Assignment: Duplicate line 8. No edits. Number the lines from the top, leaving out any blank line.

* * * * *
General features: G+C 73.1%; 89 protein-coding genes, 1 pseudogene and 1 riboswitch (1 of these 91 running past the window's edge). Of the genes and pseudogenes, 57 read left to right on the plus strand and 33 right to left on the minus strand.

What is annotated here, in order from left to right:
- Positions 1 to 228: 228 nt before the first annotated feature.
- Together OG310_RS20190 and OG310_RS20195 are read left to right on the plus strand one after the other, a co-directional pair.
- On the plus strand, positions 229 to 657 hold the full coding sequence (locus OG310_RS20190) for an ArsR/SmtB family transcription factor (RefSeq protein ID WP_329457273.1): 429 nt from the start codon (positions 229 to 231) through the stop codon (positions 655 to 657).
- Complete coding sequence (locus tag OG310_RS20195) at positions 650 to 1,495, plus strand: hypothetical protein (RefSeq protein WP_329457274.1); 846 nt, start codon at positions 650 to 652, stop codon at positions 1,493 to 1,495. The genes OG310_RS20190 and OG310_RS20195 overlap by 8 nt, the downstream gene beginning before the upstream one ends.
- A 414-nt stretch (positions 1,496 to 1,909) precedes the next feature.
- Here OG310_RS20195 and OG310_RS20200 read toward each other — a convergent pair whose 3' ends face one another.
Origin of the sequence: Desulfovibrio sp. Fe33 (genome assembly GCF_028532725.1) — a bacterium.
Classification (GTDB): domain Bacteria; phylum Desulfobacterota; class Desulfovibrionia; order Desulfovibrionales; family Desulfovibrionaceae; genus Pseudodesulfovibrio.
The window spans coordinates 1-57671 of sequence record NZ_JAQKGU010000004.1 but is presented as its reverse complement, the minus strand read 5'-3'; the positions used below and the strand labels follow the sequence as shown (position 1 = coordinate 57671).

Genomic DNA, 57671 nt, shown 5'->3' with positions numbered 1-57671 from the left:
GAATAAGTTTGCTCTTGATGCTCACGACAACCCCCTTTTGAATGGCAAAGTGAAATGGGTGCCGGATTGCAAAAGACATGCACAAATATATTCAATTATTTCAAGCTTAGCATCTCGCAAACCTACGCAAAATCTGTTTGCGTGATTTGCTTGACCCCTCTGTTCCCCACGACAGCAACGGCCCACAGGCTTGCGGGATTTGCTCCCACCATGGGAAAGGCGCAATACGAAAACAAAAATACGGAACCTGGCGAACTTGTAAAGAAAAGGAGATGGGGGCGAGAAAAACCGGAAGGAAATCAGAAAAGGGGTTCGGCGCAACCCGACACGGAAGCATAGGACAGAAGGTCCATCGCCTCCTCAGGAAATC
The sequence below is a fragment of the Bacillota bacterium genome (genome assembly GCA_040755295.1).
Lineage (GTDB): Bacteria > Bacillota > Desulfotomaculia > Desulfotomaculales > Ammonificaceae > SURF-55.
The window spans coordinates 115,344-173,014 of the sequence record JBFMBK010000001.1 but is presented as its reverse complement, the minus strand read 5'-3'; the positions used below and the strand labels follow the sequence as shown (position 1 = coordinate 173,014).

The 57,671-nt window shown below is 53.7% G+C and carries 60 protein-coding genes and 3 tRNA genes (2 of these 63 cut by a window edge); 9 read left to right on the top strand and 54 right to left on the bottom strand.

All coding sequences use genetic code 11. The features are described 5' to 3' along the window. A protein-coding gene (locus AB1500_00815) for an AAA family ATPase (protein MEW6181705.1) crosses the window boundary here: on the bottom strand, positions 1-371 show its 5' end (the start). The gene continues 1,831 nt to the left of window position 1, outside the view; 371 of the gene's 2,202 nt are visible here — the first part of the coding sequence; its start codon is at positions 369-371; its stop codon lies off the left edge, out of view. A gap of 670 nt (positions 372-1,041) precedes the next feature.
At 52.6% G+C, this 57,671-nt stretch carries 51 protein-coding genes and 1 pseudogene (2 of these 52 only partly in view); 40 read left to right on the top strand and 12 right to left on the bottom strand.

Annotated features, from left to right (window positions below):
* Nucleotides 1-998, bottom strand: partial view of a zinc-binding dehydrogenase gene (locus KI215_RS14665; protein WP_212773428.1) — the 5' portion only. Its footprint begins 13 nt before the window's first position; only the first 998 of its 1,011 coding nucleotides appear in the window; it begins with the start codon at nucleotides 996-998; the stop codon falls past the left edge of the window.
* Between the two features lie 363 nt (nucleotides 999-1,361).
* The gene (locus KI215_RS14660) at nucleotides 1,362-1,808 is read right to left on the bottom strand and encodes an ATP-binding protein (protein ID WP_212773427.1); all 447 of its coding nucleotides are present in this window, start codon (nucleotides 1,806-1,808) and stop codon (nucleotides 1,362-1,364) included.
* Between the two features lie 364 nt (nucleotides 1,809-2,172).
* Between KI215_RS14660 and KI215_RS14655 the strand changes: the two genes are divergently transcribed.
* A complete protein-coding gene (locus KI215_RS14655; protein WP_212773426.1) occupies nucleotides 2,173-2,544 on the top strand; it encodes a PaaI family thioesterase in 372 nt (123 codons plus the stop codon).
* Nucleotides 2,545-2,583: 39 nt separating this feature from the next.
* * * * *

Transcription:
- Here OG310_RS20195 and OG310_RS20200 read toward each other — a convergent pair whose 3' ends face one another.